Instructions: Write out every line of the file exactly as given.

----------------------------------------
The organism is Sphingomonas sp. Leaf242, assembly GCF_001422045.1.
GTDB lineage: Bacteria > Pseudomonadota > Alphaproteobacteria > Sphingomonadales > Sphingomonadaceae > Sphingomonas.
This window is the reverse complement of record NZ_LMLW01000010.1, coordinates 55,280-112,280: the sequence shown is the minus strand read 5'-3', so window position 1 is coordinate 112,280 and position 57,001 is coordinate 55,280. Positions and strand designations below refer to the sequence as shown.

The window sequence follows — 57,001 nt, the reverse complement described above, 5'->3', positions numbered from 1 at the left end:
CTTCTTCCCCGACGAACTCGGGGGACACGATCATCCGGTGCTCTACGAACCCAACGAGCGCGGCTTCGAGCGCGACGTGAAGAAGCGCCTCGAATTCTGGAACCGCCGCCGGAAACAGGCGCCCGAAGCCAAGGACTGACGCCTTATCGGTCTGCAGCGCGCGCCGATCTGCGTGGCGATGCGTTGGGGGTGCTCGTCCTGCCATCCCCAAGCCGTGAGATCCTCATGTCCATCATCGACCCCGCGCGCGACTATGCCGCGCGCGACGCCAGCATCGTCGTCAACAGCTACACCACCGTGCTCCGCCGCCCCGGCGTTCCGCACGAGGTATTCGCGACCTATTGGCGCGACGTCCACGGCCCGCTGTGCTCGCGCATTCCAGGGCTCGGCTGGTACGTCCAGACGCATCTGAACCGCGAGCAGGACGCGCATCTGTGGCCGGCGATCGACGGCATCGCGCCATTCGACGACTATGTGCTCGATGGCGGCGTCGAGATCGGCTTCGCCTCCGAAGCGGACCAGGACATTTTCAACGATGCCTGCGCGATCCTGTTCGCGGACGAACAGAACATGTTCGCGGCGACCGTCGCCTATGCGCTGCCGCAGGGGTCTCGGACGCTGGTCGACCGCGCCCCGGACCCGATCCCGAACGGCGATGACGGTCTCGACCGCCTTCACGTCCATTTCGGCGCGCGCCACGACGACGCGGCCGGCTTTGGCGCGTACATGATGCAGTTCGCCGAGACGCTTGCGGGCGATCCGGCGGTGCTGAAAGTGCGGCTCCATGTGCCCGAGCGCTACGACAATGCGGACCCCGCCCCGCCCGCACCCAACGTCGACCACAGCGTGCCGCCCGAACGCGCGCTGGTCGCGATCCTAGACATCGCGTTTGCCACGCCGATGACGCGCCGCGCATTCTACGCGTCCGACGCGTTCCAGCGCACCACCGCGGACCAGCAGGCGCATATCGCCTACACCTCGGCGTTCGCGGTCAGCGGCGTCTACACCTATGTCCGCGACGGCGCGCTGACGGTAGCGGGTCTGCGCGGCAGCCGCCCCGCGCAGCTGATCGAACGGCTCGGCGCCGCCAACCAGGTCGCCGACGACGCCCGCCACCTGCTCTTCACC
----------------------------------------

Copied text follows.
The organism is Sphingomonas sp. Leaf242, assembly GCF_001422045.1.
GTDB lineage: Bacteria > Pseudomonadota > Alphaproteobacteria > Sphingomonadales > Sphingomonadaceae > Sphingomonas.
This window is the reverse complement of record NZ_LMLW01000010.1, coordinates 55,280-112,280: the sequence shown is the minus strand read 5'-3', so window position 1 is coordinate 112,280 and position 57,001 is coordinate 55,280. Positions and strand designations below refer to the sequence as shown.

The window sequence follows — 57,001 nt, the reverse complement described above, 5'->3', positions numbered from 1 at the left end:
CTTCTTCCCCGACGAACTCGGGGGACACGATCATCCGGTGCTCTACGAACCCAACGAGCGCGGCTTCGAGCGCGACGTGAAGAAGCGCCTCGAATTCTGGAACCGCCGCCGGAAACAGGCGCCCGAAGCCAAGGACTGACGCCTTATCGGTCTGCAGCGCGCGCCGATCTGCGTGGCGATGCGTTGGGGGTGCTCGTCCTGCCATCCCCAAGCCGTGAGATCCTCATGTCCATCATCGACCCCGCGCGCGACTATGCCGCGCGCGACGCCAGCATCGTCGTCAACAGCTACACCACCGTGCTCCGCCGCCCCGGCGTTCCGCACGAGGTATTCGCGACCTATTGGCGCGACGTCCACGGCCCGCTGTGCTCGCGCATTCCAGGGCTCGGCTGGTACGTCCAGACGCATCTGAACCGCGAGCAGGACGCGCATCTGTGGCCGGCGATCGACGGCATCGCGCCATTCGACGACTATGTGCTCGATGGCGGCGTCGAGATCGGCTTCGCCTCCGAAGCGGACCAGGACATTTTCAACGATGCCTGCGCGATCCTGTTCGCGGACGAACAGAACATGTTCGCGGCGACCGTCGCCTATGCGCTGCCGCAGGGGTCTCGGACGCTGGTCGACCGCGCCCCGGACCCGATCCCGAACGGCGATGACGGTCTCGACCGCCTTCACGTCCATTTCGGCGCGCGCCACGACGACGCGGCCGGCTTTGGCGCGTACATGATGCAGTTCGCCGAGACGCTTGCGGGCGATCCGGCGGTGCTGAAAGTGCGGCTCCATGTGCCCGAGCGCTACGACAATGCGGACCCCGCCCCGCCCGCACCCAACGTCGACCACAGCGTGCCGCCCGAACGCGCGCTGGTCGCGATCCTAGACATCGCGTTTGCCACGCCGATGACGCGCCGCGCATTCTACGCGTCCGACGCGTTCCAGCGCACCACCGCGGACCAGCAGGCGCATATCGCCTACACCTCGGCGTTCGCGGTCAGCGGCGTCTACACCTATGTCCGCGACGGCGCGCTGACGGTAGCGGGTCTGCGCGGCAGCCGCCCCGCGCAGCTGATCGAACGGCTCGGCGCCGCCAACCAGGTCGCCGACGACGCCCGCCACCTGCTCTTCACC